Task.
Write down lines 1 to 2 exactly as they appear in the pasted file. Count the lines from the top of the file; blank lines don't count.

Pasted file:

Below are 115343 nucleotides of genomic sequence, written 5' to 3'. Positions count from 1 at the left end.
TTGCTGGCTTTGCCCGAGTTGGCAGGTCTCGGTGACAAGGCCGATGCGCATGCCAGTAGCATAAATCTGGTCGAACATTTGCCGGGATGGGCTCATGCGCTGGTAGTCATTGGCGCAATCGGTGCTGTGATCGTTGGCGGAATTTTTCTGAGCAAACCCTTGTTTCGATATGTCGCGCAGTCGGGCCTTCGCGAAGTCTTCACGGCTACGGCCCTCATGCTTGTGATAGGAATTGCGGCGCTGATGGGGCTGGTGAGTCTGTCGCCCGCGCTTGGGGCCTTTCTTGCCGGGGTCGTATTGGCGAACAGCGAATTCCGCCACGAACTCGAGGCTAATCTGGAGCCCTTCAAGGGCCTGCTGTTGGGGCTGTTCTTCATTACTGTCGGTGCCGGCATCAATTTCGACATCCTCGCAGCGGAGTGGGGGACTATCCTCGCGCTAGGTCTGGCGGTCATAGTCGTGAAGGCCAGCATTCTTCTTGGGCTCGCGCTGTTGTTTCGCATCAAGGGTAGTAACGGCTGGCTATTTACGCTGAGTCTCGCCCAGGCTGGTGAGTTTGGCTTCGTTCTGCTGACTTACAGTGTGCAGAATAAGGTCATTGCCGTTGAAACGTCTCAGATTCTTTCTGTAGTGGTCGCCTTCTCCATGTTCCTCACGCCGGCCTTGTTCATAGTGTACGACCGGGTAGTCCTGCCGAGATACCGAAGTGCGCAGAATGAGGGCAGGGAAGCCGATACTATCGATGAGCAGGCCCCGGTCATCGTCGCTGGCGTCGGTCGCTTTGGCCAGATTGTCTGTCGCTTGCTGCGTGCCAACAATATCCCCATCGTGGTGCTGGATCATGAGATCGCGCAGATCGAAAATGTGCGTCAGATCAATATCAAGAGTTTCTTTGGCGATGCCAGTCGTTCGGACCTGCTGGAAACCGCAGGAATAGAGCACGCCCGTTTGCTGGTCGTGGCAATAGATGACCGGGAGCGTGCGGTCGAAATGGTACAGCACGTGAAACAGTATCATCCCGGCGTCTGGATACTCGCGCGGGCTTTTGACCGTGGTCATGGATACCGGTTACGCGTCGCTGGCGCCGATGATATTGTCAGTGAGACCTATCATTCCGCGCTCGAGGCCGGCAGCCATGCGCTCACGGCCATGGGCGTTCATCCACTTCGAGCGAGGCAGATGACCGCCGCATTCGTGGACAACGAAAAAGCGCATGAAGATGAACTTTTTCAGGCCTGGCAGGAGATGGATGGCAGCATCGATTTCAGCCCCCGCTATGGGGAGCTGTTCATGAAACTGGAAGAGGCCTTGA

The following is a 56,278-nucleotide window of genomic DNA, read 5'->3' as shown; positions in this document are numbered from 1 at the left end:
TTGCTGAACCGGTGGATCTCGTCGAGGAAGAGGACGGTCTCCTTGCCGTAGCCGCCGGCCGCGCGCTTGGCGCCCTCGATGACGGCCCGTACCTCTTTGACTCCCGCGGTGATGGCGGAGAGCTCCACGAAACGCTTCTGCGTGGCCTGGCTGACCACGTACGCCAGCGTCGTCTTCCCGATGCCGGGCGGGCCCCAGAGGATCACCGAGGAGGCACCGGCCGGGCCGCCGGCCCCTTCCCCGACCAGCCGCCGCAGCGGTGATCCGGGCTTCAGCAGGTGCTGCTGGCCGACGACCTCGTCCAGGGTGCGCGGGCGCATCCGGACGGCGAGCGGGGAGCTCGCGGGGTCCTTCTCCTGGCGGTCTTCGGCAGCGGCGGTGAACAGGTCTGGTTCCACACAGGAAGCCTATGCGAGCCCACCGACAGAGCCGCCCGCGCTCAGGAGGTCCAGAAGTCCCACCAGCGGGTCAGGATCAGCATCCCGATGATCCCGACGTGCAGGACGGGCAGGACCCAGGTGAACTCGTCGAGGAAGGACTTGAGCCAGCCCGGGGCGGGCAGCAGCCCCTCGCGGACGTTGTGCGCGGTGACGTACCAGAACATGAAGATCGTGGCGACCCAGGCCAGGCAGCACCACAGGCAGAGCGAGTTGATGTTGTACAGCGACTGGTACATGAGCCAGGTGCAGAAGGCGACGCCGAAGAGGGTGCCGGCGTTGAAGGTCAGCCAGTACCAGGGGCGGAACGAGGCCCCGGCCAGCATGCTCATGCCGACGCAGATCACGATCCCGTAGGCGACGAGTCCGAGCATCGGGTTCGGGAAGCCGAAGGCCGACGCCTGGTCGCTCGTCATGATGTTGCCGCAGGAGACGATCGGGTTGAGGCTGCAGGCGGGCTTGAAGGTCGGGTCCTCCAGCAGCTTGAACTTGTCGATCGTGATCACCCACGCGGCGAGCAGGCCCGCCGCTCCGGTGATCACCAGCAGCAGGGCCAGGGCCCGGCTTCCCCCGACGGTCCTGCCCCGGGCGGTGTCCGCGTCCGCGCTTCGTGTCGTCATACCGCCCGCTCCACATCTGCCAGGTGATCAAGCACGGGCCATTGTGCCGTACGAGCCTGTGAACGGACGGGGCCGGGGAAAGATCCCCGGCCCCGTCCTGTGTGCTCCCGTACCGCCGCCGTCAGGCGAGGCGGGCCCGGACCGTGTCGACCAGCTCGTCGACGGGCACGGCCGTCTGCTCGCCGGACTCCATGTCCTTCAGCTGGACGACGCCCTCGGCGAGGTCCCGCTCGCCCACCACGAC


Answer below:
Below are 115343 nucleotides of genomic sequence, written 5' to 3'. Positions count from 1 at the left end.
TTGCTGGCTTTGCCCGAGTTGGCAGGTCTCGGTGACAAGGCCGATGCGCATGCCAGTAGCATAAATCTGGTCGAACATTTGCCGGGATGGGCTCATGCGCTGGTAGTCATTGGCGCAATCGGTGCTGTGATCGTTGGCGGAATTTTTCTGAGCAAACCCTTGTTTCGATATGTCGCGCAGTCGGGCCTTCGCGAAGTCTTCACGGCTACGGCCCTCATGCTTGTGATAGGAATTGCGGCGCTGATGGGGCTGGTGAGTCTGTCGCCCGCGCTTGGGGCCTTTCTTGCCGGGGTCGTATTGGCGAACAGCGAATTCCGCCACGAACTCGAGGCTAATCTGGAGCCCTTCAAGGGCCTGCTGTTGGGGCTGTTCTTCATTACTGTCGGTGCCGGCATCAATTTCGACATCCTCGCAGCGGAGTGGGGGACTATCCTCGCGCTAGGTCTGGCGGTCATAGTCGTGAAGGCCAGCATTCTTCTTGGGCTCGCGCTGTTGTTTCGCATCAAGGGTAGTAACGGCTGGCTATTTACGCTGAGTCTCGCCCAGGCTGGTGAGTTTGGCTTCGTTCTGCTGACTTACAGTGTGCAGAATAAGGTCATTGCCGTTGAAACGTCTCAGATTCTTTCTGTAGTGGTCGCCTTCTCCATGTTCCTCACGCCGGCCTTGTTCATAGTGTACGACCGGGTAGTCCTGCCGAGATACCGAAGTGCGCAGAATGAGGGCAGGGAAGCCGATACTATCGATGAGCAGGCCCCGGTCATCGTCGCTGGCGTCGGTCGCTTTGGCCAGATTGTCTGTCGCTTGCTGCGTGCCAACAATATCCCCATCGTGGTGCTGGATCATGAGATCGCGCAGATCGAAAATGTGCGTCAGATCAATATCAAGAGTTTCTTTGGCGATGCCAGTCGTTCGGACCTGCTGGAAACCGCAGGAATAGAGCACGCCCGTTTGCTGGTCGTGGCAATAGATGACCGGGAGCGTGCGGTCGAAATGGTACAGCACGTGAAACAGTATCATCCCGGCGTCTGGATACTCGCGCGGGCTTTTGACCGTGGTCATGGATACCGGTTACGCGTCGCTGGCGCCGATGATATTGTCAGTGAGACCTATCATTCCGCGCTCGAGGCCGGCAGCCATGCGCTCACGGCCATGGGCGTTCATCCACTTCGAGCGAGGCAGATGACCGCCGCATTCGTGGACAACGAAAAAGCGCATGAAGATGAACTTTTTCAGGCCTGGCAGGAGATGGATGGCAGCATCGATTTCAGCCCCCGCTATGGGGAGCTGTTCATGAAACTGGAAGAGGCCTTGA